5. to keep asking students for ideas and views.

Here are a few points that we have confirmed:
1. the Griffin Survivor cases (23 pounds from XMA) are a good buy.
2. the iPad Mini is not too small for group work.
3. we need to find a sustainable method of recharging to pay for apps.
4. we’re using iTunes an slaving all of the iPads to one account, but that’s a slow process. The Apple Configurator might be a better route. Any ideas?
5. using Google Drive and caching content for offline use works well, but is also time consuming.
6. Notability is the most flexible note-taking app that we have found so far. It allows import and export of note to and from a variety of other apps and formats.
7. students can’t wait to start bringing in and using their own gear.
8. a mix of platforms (iOS, Android, etc.) is easy to support (although Blackberry can be a bit trickier).
9. “giving” a device to staff so that they can learn with and about it is a good idea (surprise!).

Here are a some people that need to do some work:
1. Pasco. The SparkVueHD app, which should allow us to use our interfacing equipment, is woeful. It is a perfect example of old code being dropped into a new environment. This app needs to be rewritten from the ground up. It slows the iPad to a halt, is the opposite of “user-friendl” and does not allow quick and easy use of kit. The idea is good, but get in touch Pasco and we can have a chat.

2. Smart. The Notebook app is a disappointment. This is a shame, as it really should be a leading tablet app. Contact us and we can talk.

Example 1: (Space)
To support S3s BGE/N4 students studying Space we are using:
Reference materials: Solar Walk (excellent), Planets (very good). Student note-making Notability or Evernote (excellent), ComicLife (excellent)
Storing learning materials: Google Drive (excellent), FileExplorer (early days), iTunes U (excellent).
Preparing learning materials: DocsToGo (excellent), iBooks, iBooks Author/Pages/Keynote (excellent).

Example 2: (S,L,G)
To support S1s studying Solids, Liquids and Gases we use:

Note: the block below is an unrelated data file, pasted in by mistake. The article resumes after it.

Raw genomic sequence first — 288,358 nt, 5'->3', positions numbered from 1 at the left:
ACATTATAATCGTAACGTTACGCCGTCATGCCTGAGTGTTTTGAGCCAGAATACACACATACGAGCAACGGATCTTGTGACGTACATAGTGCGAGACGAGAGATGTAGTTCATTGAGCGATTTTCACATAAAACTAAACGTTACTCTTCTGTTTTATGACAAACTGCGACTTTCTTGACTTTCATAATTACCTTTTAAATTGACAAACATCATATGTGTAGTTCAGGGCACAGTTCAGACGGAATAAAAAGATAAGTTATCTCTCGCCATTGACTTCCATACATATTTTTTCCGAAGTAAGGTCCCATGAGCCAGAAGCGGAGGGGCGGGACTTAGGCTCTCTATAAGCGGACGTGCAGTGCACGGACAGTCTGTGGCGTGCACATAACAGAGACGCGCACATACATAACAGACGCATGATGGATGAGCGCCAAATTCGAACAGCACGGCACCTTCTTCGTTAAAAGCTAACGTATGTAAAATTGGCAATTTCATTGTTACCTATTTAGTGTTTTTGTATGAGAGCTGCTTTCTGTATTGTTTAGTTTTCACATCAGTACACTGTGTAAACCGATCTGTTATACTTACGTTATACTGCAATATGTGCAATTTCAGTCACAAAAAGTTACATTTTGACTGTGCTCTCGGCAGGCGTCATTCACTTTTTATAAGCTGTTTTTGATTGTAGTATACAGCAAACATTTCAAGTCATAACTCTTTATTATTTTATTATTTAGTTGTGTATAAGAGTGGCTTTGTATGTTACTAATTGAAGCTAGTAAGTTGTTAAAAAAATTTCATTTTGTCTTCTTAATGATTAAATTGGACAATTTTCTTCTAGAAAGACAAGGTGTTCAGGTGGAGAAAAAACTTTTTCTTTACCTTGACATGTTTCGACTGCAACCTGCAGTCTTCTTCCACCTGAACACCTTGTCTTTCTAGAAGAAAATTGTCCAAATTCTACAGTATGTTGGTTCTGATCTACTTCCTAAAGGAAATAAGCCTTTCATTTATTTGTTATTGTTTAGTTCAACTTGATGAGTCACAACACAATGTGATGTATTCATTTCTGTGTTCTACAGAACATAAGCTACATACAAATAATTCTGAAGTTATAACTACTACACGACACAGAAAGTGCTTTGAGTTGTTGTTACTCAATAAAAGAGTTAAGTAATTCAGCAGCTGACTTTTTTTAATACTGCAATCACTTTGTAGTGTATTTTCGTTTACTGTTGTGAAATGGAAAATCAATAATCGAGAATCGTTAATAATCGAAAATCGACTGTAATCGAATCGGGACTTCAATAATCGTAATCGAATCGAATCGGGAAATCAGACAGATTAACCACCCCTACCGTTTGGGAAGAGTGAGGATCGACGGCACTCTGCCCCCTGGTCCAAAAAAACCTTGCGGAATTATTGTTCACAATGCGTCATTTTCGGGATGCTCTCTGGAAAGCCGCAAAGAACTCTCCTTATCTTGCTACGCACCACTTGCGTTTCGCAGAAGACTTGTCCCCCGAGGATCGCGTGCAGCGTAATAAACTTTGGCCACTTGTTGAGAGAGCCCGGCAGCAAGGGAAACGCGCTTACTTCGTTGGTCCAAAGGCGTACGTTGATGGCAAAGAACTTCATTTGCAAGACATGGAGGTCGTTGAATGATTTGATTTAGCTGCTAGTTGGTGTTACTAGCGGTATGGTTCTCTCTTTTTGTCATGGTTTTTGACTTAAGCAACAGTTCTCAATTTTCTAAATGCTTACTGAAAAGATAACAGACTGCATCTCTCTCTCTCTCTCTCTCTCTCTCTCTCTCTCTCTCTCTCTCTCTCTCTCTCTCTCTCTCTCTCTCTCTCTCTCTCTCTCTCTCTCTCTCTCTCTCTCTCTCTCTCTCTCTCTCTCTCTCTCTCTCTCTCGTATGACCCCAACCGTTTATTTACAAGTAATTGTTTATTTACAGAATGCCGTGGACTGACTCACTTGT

Student note-making: Notability or Evernote (excellent).
Student media-making: ComicLife (excellent), iMotion HD (very good).
Storing learning materials: Google Drive (excellent).
Preparing learning materials: iBooks Author/Pages/Keynote (excellent).

Supporting Absent Pupils

I’ve never understood how anyone finds the time for blogging, at least not regularly. So, I suppose this means I must be fairly excited about a recent development, if I can set aside time to write about it.

I spent a number of years “supporting” the early implementation of Glow in Perth and Kinross. All I’ll say about that is that it might not have been the best use of a fair chunk of my adult life.

However, recently my very enthusiastic colleagues and I have been considering how we might best support independant learners as we develop our BGE and N4/N5 provision. To this end we have developed bit.ly/physicsatkinross It won’t set the heather alight, but it works for us.

We are aiming to publish all of our resources there with guidance and support for students…but what about the ones who are absent for any length of time? Well, it turns out that even Glow might have its uses.

Upon receiving a guidance request to support one such scholar in absentia I emailed the usual list of physicsatkhs links. Then I wondered how useful a GlowMeet would be, posted instructions on our site and sent out the user details (yes, I had to do that).

The student involved “attended” the class that same day! What’s more they seemed very happy with the (fairly pedestrian) level of interaction. I ended up emailing out homework to be returned for marking as a photo from a phone.

Yes, I was an ICT Support Officer for more years than made any sense, so you might wonder why I get excited about such low level ICT.

The answer is that I find that ICT usually works best when it is applied like any other teaching tool…for a specific purpose and with a minimum of fuss: just a basic “telepresence” with them able to ask for help and perhaps follow an audio feed. GlowMeet, email and a digital camera (or phone), not a techno-behemoth. But, I expect anyone reading already knows all of this.

So, now we’re lining up a few other students for this kind of support. We’ll be be looking at what approaches work best and for whom. to this end we’d be happy to hear from anyone else with similar experience.

As things go on I’ll post any progress.